KnightBrook Insurance Company; Knight Management Insurance Services LLC, Plaintiffs/Counter-Defendants/Appellees,
Payless Car Rental System Incorporated, Defendant/Appellant, PCR Venture of Phoenix LLC, Defendant/Counter-Claimant/Appellant.
States District Court for the District of Arizona No.
Question from the United States Court of Appeals for the
Ninth Circuit KnightBrook Ins. Co. v. Payless Car Rental Sys.
Inc.; PCR Venture of Phoenix, LLC, 855 F.3d 1072 (9th Cir.
R. Christian, Gena L. Sluga (argued), Douglas L. Christian,
Stephen M. Dichter, Christian Dichter & Sluga, PC,
Phoenix, Attorneys for KnightBrook Insurance Company and
Knight Management Insurance Services LLC.
William J. Maledon, Thomas L. Hudson, Osborn Maledon, P.A.,
Phoenix; William F. Greaney (argued), Philip J. Levitz,
Covington & Burling LLP, Washington, D.C.; and Arron
Nesbitt, Wilson Elser, Denver, CO, Attorneys for Payless Car
Rental System Incorporated and PCR Venture of Phoenix, LLC.
JUSTICE LOPEZ authored the opinion of the Court, in which
CHIEF JUSTICE BALES, VICE CHIEF JUSTICE PELANDER, and
JUSTICES BRUTINEL, TIMMER, BOLICK, and GOULD joined.
The United States Court of Appeals for the Ninth Circuit
certified the following questions for our review: (1) whether
Arizona equitable indemnity law incorporates the Restatement
(First) of Restitution § 78 (Am. Law Inst. 1937)
(hereinafter "First Restatement") and, if so, (2)
whether § 78 requires that the indemnity plaintiff and
indemnity defendant's liability be coextensive as to the
underlying plaintiff. We hold that § 78 is not
incorporated in Arizona law. Consequently, we decline to
answer the second certified question as moot.
Michael Bovre rented a vehicle from Payless Car Rental System
Inc. ("Payless"). At the rental counter, Payless
offered Bovre supplemental liability insurance
("SLI") under a master policy provided by
KnightBrook Insurance Co. ("KnightBrook"). Bovre
did not pay the $13.95 daily premium for such coverage, but
he contends that he is entitled to coverage because he did
not initial the space provided in the rental contract to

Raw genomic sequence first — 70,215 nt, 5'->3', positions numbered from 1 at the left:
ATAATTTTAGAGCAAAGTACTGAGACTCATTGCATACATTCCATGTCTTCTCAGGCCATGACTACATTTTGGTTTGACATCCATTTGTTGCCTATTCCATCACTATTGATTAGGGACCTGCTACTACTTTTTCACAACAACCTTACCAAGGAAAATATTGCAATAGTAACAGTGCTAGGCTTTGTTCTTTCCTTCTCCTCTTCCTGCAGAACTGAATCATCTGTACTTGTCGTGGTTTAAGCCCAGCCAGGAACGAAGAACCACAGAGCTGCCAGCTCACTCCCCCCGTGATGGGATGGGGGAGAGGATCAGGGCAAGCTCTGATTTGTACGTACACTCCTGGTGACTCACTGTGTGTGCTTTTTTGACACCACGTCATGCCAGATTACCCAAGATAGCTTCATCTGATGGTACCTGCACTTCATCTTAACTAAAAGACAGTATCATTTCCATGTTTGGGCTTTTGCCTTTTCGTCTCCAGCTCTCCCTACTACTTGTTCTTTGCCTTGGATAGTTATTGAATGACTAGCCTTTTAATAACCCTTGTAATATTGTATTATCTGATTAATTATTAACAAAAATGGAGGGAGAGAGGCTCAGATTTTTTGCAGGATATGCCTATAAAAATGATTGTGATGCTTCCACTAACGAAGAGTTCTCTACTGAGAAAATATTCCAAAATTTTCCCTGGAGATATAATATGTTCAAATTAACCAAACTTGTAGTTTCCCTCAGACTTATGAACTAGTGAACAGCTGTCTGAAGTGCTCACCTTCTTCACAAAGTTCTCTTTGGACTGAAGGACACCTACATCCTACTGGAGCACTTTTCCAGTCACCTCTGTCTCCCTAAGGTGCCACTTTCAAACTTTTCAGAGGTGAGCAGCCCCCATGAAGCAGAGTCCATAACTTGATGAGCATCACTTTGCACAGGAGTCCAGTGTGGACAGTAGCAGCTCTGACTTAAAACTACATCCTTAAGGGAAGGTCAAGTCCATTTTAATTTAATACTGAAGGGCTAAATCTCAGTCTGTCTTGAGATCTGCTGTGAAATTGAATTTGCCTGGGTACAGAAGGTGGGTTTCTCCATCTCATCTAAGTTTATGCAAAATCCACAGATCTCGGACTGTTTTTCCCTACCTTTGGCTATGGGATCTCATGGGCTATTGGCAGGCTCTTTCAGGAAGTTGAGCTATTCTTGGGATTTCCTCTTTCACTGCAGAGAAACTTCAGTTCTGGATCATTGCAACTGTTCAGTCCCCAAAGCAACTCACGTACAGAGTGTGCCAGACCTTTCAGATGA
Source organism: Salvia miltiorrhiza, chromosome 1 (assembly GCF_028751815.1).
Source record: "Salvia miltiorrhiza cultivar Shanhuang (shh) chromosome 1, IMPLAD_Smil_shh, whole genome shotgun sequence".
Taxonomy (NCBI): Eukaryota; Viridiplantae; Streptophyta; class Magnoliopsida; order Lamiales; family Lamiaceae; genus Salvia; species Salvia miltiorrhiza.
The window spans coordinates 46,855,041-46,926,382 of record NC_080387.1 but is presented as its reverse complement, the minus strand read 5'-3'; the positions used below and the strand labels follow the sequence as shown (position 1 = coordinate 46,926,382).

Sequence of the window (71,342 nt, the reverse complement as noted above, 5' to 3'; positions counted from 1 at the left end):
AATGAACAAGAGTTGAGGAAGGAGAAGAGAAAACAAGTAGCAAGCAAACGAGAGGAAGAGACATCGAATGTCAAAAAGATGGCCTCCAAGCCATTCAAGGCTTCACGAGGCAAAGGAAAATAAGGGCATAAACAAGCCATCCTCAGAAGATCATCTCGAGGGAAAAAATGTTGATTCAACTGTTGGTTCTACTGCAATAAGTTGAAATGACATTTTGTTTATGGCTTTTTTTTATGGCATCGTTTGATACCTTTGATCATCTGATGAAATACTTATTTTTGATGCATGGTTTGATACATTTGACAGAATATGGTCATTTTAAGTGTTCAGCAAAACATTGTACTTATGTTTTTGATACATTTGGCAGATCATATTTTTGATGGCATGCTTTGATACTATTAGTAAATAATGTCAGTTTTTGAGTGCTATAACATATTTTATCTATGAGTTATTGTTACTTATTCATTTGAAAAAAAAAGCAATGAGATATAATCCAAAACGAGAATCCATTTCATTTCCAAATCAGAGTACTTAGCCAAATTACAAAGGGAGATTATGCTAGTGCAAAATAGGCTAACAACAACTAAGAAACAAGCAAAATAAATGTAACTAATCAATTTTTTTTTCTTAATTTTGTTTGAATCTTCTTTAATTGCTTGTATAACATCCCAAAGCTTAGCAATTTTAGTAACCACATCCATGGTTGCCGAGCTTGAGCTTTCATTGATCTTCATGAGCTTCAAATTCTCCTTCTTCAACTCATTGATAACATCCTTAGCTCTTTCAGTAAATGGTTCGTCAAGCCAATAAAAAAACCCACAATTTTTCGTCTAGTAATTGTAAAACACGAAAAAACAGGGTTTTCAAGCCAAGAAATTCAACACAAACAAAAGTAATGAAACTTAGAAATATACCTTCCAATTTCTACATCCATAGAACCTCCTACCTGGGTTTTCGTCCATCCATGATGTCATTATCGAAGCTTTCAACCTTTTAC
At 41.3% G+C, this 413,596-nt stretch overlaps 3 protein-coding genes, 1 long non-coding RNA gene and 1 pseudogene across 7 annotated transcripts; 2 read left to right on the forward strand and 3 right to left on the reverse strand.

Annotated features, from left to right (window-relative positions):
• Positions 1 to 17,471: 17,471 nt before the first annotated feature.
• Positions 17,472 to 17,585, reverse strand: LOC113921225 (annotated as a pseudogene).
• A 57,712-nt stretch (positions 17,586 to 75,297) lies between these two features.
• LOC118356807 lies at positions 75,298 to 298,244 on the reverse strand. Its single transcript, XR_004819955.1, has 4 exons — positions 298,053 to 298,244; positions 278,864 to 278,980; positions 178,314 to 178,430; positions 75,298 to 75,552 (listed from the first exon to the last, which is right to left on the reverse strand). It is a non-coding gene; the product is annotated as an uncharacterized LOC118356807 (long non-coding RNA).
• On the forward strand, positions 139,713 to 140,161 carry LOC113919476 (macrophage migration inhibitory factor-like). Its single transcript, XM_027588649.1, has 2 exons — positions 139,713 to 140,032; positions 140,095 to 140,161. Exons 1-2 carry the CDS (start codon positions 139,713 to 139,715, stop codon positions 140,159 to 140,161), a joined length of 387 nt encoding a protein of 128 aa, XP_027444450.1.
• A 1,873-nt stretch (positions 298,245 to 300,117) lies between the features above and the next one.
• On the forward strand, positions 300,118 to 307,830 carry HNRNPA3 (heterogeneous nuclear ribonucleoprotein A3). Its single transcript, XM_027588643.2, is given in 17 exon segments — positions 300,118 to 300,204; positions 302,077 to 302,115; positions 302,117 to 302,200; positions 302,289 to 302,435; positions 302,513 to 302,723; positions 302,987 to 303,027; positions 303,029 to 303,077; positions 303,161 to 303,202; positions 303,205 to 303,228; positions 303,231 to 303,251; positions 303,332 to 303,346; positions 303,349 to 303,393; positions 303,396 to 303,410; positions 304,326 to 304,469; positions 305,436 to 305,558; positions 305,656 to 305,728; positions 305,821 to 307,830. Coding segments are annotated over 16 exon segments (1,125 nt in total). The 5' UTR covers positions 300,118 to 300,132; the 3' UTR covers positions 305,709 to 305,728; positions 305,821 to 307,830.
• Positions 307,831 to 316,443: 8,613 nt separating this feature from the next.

decline SLI coverage.
While driving the rented vehicle, Bovre caused an accident
that injured Robert and Lorraine McGill. The McGills sued
Bovre and made a settlement offer, which included an amount
representing SLI coverage. KnightBrook denied Bovre's
demand for SLI coverage because he did not purchase it.
Bovre ultimately entered into a settlement agreement with the
McGills, under which they were paid the combined policy
limits of $530, 000 from the state-mandated insurance and
Bovre's own Travelers policy. Bovre also executed a
Damron agreement, in which he assigned to the
McGills his claims against KnightBrook and Payless for their
alleged failure to provide SLI insurance (breach of contract,
negligence, and insurance bad faith), and agreed to an $8
million adverse judgment in exchange for the McGills'
covenant not to execute on the judgment against his personal
assets. See Damron v. Sledge, 105 Ariz. 151 (1969)
(recognizing the validity of an agreement in which an insured
stipulates to a judgment, assigns his claims against the
insurer to the claimant, and, in turn, the claimant agrees
not to execute the judgment against the insured personally).
The McGills then sued Payless and KnightBrook, seeking to
recover the $8 million judgment. The McGills and KnightBrook
entered into a settlement in which the McGills'
(previously Bovre's) claims against Payless were further
assigned to KnightBrook, which paid the McGills the $970, 000
SLI policy limit and promised them a percentage of any
recovery from Payless. The settlement resolved the
McGills' insurance bad faith and Damron claims
against KnightBrook but did not extinguish all the claims
against Payless. Payless was not notified of the final
settlement agreement terms until after it had been executed.
KnightBrook subsequently filed an action in federal court
against Payless, asserting its assigned claims, along with an
equitable indemnification claim for the $970, 000 it paid the
McGills, arguing that the Payless employee at the rental
counter was at fault for not memorializing Bovre's denial
of SLI coverage. The district court dismissed the contract
claims, holding that they were extinguished by accord and
satisfaction when KnightBrook settled with the McGills.
Relying on the First Restatement § 78, the court also
ruled that KnightBrook was entitled to equitable
indemnification from Payless for the $970, 000 SLI policy
limits it paid to settle the McGills' claims.
Payless appealed to the Ninth Circuit, which concluded that
the outcome of the case rests on answers to the two questions
certified to this Court. We ...